I can see a benefit for reducing files in the static export -- that suggestion has been a good example of existing problems with tree shaking d3, to which the response has been "design better exports". As for the multiple fetch part of the problem, HTTP/2 spec addresses the performance hit for that, and it's effectively what you're asking the "static" prefix to assert. Out of curiosity, how would you expect static to work in the first place? Who would do the assertion that it doesn't depend on any other symbol in the module it is a part of?

I feel like out of these, the solution is much closer to "Better library design". I'm still not 100% on how your dynamic example addresses "turns my code async". Static export is an interesting one -- effectively asking for pure symbols. Maybe identify an entire file as "load only these symbols, ignore other source"?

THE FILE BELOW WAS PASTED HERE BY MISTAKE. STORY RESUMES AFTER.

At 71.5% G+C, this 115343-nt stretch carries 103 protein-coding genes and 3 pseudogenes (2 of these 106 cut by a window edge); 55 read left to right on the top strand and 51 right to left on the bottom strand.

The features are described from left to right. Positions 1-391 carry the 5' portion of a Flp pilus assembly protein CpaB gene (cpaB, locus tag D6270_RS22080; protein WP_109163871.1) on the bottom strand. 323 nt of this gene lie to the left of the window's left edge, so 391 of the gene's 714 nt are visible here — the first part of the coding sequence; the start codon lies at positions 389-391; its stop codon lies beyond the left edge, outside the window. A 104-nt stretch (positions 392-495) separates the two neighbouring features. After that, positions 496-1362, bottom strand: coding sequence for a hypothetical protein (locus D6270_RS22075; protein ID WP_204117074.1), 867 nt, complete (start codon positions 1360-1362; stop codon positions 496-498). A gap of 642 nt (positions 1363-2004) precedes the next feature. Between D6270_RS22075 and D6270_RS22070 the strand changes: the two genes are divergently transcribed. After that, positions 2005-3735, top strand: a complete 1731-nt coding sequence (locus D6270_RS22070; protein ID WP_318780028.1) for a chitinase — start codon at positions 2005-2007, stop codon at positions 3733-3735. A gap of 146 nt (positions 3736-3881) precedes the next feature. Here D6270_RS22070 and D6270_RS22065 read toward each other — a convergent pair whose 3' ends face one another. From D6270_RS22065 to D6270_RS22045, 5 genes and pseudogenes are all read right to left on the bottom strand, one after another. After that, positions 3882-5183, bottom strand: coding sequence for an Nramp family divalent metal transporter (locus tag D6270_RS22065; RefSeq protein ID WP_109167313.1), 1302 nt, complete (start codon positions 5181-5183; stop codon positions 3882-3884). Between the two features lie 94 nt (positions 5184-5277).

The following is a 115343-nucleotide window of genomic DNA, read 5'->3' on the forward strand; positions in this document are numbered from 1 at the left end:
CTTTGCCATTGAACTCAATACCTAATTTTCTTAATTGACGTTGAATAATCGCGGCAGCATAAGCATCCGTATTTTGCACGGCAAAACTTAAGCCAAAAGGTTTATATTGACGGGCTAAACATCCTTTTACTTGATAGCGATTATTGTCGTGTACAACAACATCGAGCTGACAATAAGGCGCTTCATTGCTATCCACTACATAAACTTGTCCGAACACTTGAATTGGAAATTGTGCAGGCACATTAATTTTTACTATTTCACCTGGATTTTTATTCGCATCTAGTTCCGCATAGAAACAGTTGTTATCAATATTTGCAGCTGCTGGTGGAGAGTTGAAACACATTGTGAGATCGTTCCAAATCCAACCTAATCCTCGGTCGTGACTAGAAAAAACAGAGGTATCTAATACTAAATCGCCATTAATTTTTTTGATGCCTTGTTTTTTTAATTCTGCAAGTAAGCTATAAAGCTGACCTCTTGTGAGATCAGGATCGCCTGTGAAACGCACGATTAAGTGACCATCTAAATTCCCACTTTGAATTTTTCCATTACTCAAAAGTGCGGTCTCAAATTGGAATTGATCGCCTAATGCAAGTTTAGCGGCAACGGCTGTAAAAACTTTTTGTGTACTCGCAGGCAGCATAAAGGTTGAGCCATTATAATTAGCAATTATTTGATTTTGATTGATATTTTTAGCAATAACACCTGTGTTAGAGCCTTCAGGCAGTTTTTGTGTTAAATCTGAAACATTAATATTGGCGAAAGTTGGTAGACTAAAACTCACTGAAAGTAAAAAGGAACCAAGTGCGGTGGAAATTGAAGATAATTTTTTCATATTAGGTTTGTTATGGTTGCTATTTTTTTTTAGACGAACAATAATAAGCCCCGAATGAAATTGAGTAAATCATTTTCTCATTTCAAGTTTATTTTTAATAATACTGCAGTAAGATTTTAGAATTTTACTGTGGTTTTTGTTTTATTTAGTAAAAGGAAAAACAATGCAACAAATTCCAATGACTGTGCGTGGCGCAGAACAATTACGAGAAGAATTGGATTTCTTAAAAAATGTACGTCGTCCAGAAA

# Andrea Giammarchi (a year ago)

I've solved this (for my needs) long time ago, the pattern is the following:

export default new Promise(async $export => {
  // await anything that needs to be imported
  // await anything that asynchronous
  // finally export the module resolving the Promise
  // as object, function, class, ... anything
  $export(
    {module: 'object'} ||
    function () {}     ||
    class Anything {}
  );
});

You can do pretty much everything you need as both consumer or exporter.

// ES2017 Asynchronous Export
// module.js
export default new Promise(async $export => {
  const module = await Promise.resolve(
    {my: 'module'}
  );
  $export(module);
});

// - - - - - - - - - - - - - - - - - - - - - - - - - - - -